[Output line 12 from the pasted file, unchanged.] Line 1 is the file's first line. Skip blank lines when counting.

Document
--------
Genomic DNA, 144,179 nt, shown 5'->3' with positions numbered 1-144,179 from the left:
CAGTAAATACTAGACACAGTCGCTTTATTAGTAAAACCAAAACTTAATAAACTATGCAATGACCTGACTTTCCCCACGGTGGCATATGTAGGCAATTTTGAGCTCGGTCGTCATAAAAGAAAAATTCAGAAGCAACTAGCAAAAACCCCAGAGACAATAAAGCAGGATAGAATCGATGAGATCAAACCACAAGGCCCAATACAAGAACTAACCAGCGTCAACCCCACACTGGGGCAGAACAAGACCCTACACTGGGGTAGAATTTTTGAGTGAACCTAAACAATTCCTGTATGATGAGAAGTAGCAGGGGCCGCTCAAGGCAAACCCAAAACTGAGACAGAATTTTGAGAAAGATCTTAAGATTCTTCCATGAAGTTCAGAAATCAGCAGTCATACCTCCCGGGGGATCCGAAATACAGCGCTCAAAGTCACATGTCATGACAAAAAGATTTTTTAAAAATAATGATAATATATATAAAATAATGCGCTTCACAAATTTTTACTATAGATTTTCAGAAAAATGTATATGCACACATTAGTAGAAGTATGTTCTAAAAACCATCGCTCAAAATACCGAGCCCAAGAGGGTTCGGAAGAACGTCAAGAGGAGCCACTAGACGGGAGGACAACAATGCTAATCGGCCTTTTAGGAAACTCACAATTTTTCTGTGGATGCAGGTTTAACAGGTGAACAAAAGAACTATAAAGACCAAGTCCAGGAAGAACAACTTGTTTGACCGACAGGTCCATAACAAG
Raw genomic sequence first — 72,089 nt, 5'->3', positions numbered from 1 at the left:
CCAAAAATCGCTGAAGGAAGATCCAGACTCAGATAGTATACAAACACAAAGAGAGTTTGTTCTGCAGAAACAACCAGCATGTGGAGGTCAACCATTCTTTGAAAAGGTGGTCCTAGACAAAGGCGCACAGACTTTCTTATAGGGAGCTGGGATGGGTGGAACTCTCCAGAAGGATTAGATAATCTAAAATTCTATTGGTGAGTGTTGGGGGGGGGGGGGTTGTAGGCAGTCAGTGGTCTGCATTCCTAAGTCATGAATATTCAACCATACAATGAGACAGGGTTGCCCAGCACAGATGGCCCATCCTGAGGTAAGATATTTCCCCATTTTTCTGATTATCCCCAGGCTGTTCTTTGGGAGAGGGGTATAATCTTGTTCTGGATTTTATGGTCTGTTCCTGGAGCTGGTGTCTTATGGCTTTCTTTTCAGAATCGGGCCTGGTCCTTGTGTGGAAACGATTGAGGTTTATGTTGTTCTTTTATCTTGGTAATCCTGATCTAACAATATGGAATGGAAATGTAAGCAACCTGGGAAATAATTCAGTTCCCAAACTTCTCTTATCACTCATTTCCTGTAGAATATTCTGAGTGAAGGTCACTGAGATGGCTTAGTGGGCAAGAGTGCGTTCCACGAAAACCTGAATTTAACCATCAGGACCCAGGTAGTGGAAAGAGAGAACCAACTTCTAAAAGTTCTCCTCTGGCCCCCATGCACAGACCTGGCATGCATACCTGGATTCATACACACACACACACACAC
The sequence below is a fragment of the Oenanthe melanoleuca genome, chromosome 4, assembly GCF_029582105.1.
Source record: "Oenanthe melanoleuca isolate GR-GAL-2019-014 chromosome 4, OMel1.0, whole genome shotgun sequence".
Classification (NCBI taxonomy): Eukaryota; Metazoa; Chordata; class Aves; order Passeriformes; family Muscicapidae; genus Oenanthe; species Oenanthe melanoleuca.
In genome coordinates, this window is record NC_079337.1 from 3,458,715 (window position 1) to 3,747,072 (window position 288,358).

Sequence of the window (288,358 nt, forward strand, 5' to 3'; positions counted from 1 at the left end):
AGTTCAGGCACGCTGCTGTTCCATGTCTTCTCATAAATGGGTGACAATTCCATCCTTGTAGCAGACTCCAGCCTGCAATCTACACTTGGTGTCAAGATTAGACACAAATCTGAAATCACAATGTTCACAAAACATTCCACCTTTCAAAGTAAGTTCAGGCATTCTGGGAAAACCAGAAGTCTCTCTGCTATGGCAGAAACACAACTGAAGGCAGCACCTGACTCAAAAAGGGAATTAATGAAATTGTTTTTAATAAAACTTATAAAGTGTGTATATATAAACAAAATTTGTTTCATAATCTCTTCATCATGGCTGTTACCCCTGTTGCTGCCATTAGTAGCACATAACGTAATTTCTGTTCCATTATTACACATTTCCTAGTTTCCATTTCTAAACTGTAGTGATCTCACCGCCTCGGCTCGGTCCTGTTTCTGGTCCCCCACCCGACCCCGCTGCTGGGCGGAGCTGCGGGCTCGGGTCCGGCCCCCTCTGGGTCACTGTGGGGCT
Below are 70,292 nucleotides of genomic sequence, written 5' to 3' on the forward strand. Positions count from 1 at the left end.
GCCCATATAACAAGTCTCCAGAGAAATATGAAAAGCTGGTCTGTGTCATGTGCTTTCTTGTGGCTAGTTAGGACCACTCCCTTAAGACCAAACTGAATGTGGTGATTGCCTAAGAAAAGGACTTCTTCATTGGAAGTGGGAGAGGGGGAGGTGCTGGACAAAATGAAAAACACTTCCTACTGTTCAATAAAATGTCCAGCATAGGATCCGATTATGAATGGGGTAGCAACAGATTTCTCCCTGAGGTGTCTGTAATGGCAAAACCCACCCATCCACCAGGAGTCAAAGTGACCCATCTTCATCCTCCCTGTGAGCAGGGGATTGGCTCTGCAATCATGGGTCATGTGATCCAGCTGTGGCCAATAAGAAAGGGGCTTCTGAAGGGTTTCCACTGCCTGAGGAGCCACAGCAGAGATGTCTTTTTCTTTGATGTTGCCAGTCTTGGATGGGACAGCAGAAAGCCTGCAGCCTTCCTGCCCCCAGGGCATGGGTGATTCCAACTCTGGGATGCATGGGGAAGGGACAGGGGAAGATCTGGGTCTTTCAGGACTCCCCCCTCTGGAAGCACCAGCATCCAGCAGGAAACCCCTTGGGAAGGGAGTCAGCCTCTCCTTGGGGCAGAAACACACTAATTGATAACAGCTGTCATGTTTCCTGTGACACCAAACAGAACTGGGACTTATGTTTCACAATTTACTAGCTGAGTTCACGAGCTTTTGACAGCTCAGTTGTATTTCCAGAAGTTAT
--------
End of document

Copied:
GCCCATATAACAAGTCTCCAGAGAAATATGAAAAGCTGGTCTGTGTCATGTGCTTTCTTGTGGCTAGTTAGGACCACTCCCTTAAGACCAAACTGAATGTGGTGATTGCCTAAGAAAAGGACTTCTTCATTGGAAGTGGGAGAGGGGGAGGTGCTGGACAAAATGAAAAACACTTCCTACTGTTCAATAAAATGTCCAGCATAGGATCCGATTATGAATGGGGTAGCAACAGATTTCTCCCTGAGGTGTCTGTAATGGCAAAACCCACCCATCCACCAGGAGTCAAAGTGACCCATCTTCATCCTCCCTGTGAGCAGGGGATTGGCTCTGCAATCATGGGTCATGTGATCCAGCTGTGGCCAATAAGAAAGGGGCTTCTGAAGGGTTTCCACTGCCTGAGGAGCCACAGCAGAGATGTCTTTTTCTTTGATGTTGCCAGTCTTGGATGGGACAGCAGAAAGCCTGCAGCCTTCCTGCCCCCAGGGCATGGGTGATTCCAACTCTGGGATGCATGGGGAAGGGACAGGGGAAGATCTGGGTCTTTCAGGACTCCCCCCTCTGGAAGCACCAGCATCCAGCAGGAAACCCCTTGGGAAGGGAGTCAGCCTCTCCTTGGGGCAGAAACACACTAATTGATAACAGCTGTCATGTTTCCTGTGACACCAAACAGAACTGGGACTTATGTTTCACAATTTACTAGCTGAGTTCACGAGCTTTTGACAGCTCAGTTGTATTTCCAGAAGTTAT